The Buzz About Bees Part One

The Buzz About Bees Part One

Me
Me

Please enjoy the sting of this Best Of about Bee Stings.  Part Two follows.


Bee stings.  Apitherapy.  Bee venom therapy.  Call it what you want—I even call it “crazy!”  But the truth is, I’ve been getting stung, not accidently-but on purpose, since September of 2002.  Bee stings are my little way of thumbing my nose at multiple sclerosis!


For many years I took the traditional route of MS treatment; filling an unlimited number of Sharps containers with used syringes of Avonex, Copaxone and Rebif.  I jammed needles into my thighs, my butt, my stomach , my shoulders and the back of my arms.

Was it worth it?  I have no idea, but my MS continued to progress.

A friend, who also has MS, asked me to join him in his bee sting therapy.  I thought he was flat-out insane–letting bees sting you.  I resisted his offer for years.  Finally, out of complete desperation, I agreed to be stung.

bee

Despite my previous apprehension, from day one, I found the whole “stinging” experience to be empowering!  Here I was putting something in my body (bee venom) that occurs naturally in our world.  Not something created in a lab.

And it made me feel—better.

I could move—-better.

I didn’t have an unseen cloud of ” doom & gloom” hanging over my head like I had when doing my shots.  Plus, I didn’t need a “recovery” day from bee stings.  By that I mean Avonex would wipe me out the day following a shot.  Rebif did the same, though not as bad, three days a week.  I just felt losing a day to recover was too much to sacrifice when you have limited energy as any MSer will tell you.

The Funny Meter
The Funny Meter

Yeah, I figured the Funny Meter would show up at some point in this post.  It was just a matter of time.  Hey, Funny Meter…go watch “King of The Hill,” that’ll keep you busy for a long while!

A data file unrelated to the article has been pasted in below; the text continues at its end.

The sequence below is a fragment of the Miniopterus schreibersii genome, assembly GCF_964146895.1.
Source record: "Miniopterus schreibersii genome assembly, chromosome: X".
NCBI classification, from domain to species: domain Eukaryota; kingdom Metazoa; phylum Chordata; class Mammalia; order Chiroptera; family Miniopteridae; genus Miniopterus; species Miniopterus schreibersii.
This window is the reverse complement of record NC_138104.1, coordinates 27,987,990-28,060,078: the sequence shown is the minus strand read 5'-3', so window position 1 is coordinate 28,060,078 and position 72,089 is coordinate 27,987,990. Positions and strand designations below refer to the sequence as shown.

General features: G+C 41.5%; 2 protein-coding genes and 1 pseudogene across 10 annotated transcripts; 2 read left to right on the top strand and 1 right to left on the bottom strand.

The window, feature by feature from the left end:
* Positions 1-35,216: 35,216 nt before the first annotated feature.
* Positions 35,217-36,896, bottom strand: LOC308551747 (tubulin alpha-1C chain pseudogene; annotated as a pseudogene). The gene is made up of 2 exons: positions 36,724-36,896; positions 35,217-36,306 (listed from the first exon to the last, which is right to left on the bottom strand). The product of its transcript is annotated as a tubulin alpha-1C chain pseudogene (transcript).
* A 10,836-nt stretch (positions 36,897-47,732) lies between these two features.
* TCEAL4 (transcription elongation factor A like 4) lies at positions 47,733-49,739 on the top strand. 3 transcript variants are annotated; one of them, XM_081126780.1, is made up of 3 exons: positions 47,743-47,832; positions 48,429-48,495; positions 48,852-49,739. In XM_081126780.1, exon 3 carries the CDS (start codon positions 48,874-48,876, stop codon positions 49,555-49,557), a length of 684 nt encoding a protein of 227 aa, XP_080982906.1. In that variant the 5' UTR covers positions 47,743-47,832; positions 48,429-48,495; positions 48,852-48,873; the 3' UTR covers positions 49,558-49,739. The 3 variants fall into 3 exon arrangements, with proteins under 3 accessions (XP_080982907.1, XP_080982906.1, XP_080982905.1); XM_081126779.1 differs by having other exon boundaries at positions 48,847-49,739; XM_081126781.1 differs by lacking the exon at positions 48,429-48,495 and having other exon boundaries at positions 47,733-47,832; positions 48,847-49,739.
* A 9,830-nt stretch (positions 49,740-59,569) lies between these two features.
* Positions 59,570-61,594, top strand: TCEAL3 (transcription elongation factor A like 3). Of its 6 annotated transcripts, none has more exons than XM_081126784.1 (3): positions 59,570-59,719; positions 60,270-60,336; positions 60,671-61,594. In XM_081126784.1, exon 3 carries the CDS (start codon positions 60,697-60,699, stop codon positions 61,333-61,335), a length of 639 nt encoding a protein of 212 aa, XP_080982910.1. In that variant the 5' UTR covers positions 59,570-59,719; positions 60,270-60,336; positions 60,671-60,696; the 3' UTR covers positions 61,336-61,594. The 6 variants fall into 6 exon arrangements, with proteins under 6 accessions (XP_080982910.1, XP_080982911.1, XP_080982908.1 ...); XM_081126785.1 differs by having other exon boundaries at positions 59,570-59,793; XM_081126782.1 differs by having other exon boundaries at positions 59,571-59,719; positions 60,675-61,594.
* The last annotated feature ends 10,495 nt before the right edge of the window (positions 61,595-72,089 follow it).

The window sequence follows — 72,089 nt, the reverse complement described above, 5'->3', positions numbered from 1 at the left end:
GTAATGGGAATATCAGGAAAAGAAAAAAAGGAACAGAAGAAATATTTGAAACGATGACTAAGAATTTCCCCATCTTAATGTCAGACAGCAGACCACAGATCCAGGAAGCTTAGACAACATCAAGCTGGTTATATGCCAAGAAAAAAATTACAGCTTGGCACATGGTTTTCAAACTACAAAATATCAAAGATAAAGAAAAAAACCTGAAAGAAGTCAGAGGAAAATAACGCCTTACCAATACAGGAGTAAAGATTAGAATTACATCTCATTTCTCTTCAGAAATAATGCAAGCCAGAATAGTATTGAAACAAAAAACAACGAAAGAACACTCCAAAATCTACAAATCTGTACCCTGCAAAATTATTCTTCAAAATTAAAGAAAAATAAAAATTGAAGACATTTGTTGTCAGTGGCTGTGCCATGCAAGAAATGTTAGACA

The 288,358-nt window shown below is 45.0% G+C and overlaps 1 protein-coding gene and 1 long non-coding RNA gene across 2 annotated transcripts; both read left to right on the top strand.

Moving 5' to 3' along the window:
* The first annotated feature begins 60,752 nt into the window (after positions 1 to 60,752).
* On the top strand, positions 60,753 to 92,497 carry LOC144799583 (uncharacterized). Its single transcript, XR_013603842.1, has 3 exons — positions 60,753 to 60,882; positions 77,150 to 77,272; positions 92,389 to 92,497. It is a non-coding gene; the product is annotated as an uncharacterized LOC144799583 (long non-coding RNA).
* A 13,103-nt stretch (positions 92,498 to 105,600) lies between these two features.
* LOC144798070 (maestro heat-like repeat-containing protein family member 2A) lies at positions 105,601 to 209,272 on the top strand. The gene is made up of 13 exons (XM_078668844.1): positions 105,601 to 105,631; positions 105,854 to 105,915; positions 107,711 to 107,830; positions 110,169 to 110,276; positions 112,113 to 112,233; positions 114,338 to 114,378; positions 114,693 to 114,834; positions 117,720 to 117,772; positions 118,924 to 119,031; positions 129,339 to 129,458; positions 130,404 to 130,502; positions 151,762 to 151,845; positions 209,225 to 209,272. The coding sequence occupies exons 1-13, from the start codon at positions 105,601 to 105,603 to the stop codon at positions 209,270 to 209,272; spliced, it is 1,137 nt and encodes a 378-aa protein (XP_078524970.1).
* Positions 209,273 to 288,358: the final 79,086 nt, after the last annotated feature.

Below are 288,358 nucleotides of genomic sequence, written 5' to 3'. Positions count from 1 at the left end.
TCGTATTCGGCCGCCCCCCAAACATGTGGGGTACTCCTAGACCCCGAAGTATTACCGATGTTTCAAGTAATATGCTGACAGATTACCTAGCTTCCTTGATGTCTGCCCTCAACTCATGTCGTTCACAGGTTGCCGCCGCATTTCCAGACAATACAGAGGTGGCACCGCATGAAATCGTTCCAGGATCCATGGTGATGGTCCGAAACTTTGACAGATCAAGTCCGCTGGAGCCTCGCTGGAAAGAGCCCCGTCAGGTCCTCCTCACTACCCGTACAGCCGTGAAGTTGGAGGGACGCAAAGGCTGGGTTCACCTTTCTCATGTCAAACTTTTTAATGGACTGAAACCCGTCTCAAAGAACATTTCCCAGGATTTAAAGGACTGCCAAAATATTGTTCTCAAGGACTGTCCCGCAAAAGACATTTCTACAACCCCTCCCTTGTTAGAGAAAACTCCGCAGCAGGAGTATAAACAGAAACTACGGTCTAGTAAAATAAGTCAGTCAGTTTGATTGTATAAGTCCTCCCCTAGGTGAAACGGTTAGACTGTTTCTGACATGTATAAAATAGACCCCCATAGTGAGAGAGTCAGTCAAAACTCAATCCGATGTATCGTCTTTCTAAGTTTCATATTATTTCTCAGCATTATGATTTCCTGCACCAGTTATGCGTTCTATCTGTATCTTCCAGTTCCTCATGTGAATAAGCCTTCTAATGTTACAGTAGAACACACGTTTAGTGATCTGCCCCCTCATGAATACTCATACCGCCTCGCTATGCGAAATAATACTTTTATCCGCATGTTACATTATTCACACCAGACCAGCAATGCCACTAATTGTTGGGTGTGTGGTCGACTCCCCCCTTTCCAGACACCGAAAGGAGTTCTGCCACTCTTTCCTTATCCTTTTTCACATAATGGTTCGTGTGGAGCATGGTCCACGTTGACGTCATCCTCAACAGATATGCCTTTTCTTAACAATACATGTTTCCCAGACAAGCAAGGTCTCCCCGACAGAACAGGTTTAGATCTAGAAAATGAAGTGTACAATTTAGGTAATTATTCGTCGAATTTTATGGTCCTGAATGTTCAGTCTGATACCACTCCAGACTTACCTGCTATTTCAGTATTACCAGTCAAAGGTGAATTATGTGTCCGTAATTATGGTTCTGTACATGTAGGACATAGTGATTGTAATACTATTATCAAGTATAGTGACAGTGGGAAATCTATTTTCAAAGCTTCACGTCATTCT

Sorry for the disruption.  Back to bee stings.

I’ve had doctors tell me it is a complete waste of time.  And yet, other doctors tell me to continue to do what I think is helping.  (Hey wait a minute doc, YOU are the one with a wall full of diplomas—you tell ME what to do.)

I guess my point is, only you know what works.  With MS there is no miracle pill.  No special diet.  No magical treatment to make things better.  So you have to find a plan of attack that fits you like a tailored shirt.

My apology for the awkwardness of this particular My Odd Sock.  Writing about “bee stings” is pretty overwhelming for me, so I believe I will break the subject into a couple of different entries.  Next time, I’ll write about an actual sting session.

In the meantime, check out more about Apitherapy online.  There are a number of bee experts in the treatment of multiple sclerosis, namely Pat Wagner, “The Bee Lady.”  In northeast Ohio, Floyd Alexander is an unbelievable wealth of information & inspiration!

Just keep in mind, consult with your own medical expert.  Apitherapy is an alternative form of treatment and not for everyone.  This is my personal account and thus, your experience may vary.


sock

7 Replies to “The Buzz About Bees Part One”

  1. Keep up with the creative genious. I get chuckles all through your therapy/stories/etc. What about poopy pants stories??? Lord knows there are “loads” of them.

  2. Cool to see this. I can’t wait to hear more about it. Like you, I also question every shot I take and if the 1-2 days of recovery are worth it at times…not to mention the extreme cost the manufacturers feel they’re worth.

  3. The silliest thing I ever heard! It’s all in your head! You’re imagining what’s happening! No No No…That’s what they said when they were diagnosing my ms. Remember, there is a reason we call what doctors do, “a practice”. If this therapy is working for you, I say, GO FOR IT !!!!

Making it official.